Overall, the value of rankings depend, Cudd said, on how they “reflect our values and the things that we consider important.” Rankings that say whether someplace is the best place to get a specific degree, such as engineering or nursing, are more valuable, she said, “but the more the more it gets away from that and has more to do with sort of ephemeral, prestige markers, the less valuable, I think, it is for society.”
U.S. News made a very important change a year ago, Cudd said, when they removed the “selectivity” category.
“That’s just the number of people that you admitted, divided by the number who applied,” she said. “There are lots of ways to game that. It’s not about the output, the quality of what you’re offering or anything like that. That made me more much more cynical about the US news when they had selectivity in there. Now that that’s out, I think that was a very good change, and made their ranking more valid.”
Overall, U.S. News & World Report selected Princeton, Columbia, Harvard, MIT and Yale as the top five universities in the country. UCLA, UC Berkeley, Michigan and Virginia were the top rated public schools.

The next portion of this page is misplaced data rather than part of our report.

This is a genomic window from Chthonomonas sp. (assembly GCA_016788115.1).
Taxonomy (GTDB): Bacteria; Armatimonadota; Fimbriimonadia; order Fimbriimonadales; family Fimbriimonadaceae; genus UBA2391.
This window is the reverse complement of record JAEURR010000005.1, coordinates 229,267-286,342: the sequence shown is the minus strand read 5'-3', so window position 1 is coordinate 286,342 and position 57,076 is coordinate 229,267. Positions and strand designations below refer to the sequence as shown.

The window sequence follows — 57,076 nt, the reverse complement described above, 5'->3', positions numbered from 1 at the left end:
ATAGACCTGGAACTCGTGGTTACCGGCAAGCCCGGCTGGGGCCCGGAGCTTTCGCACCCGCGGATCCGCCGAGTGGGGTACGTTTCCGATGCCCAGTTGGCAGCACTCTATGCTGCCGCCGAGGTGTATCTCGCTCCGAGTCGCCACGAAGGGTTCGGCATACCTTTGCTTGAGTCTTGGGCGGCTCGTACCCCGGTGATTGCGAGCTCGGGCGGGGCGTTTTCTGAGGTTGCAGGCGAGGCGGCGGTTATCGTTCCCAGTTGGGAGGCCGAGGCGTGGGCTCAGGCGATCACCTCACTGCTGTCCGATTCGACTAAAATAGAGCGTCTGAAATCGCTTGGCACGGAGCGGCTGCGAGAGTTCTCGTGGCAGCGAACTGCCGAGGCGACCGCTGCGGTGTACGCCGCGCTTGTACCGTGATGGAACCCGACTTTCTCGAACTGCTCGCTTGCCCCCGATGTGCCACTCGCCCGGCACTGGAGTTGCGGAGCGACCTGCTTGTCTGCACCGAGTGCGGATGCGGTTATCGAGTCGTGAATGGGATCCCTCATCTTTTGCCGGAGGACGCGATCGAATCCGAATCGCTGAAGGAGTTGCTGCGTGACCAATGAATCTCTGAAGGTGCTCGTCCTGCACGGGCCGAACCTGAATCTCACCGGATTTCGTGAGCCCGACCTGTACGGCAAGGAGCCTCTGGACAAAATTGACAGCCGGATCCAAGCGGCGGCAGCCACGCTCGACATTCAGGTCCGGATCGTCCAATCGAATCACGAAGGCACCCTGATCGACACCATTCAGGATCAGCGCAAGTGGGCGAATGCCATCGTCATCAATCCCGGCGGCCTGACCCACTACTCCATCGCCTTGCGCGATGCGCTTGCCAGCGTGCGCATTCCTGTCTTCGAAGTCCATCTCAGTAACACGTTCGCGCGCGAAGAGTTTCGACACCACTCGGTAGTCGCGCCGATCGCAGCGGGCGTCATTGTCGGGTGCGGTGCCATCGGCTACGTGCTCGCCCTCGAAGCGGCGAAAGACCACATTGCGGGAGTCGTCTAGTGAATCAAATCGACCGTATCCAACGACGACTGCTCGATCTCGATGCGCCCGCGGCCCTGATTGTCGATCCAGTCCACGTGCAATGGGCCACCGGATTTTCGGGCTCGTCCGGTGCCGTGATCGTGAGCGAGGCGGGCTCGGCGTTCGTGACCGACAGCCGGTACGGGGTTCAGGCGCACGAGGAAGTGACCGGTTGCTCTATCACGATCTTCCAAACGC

Two weeks ago, Forbes released its “America’s Top Colleges 2021” list and, for the first time, ranked a public college — Berkeley — at the top. Six more public schools were in the top 25. Only four public colleges made U.S. News’ top 25. Pitt ranked at 152nd.
The Forbes ranking reflects a change the magazine made in its methodology. “It isn’t enough to ask which schools give the best return on investment. It’s also important to evaluate what kind of students they educate and whether they make themselves accessible to those who can’t afford high sticker prices,” an article in Forbes about the listings said. “U.C. Berkeley does a much better job at this than does Harvard. At Berkeley, 27% of undergraduates receive federal Pell Grants, aimed at helping low- and moderate-income students pay for college. At Harvard, by contrast, the share of Pell students is just 12%.”
Bloomberg’s Best Business Schools list placed Pitt’s full-time MBA program at 41st overall, a jump of 13 spots, and 17th among public schools. It ranked 6th for diversity — a category added this year.
The Sierra Club’s Cool Schools’ rankings are based on the Association for the Advancement of Sustainability in Higher Education’ Sustainability Tracking, Assessment & Rating System (STARS). Pitt came in at 105 out of 328 schools.
And in case your curious, Pitt was 110th on the Top Party Schools list from Niche.com. Tulane, Florida State and Wisconsin topped the list. WVU and Penn State were ranked 10th and 11th, respectively. Niche also ranked Pitt 30th for top public universities in America.
Susan Jones is editor of the University Times. Reach her at firstname.lastname@example.org or 724-244-4042.